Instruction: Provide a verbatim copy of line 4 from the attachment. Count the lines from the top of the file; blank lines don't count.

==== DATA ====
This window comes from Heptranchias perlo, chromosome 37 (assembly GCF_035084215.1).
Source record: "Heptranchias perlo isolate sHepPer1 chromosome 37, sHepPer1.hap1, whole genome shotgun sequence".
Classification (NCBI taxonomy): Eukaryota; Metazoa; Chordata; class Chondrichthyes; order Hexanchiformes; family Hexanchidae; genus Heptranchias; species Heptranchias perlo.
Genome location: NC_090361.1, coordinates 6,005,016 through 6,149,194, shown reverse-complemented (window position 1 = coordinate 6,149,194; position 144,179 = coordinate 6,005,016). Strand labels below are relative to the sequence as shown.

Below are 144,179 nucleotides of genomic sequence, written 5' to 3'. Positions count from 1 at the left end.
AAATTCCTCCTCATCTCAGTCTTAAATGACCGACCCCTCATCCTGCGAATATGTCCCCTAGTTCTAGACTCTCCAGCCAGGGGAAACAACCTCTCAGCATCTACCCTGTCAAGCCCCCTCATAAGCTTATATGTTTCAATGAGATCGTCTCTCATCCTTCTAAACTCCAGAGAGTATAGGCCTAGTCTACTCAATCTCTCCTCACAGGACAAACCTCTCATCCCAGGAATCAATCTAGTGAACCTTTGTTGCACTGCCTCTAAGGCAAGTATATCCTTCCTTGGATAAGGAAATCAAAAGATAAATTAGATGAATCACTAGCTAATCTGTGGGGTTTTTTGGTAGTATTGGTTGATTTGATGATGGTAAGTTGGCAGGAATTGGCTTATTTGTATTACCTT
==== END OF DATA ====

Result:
Genome location: NC_090361.1, coordinates 6,005,016 through 6,149,194, shown reverse-complemented (window position 1 = coordinate 6,149,194; position 144,179 = coordinate 6,005,016). Strand labels below are relative to the sequence as shown.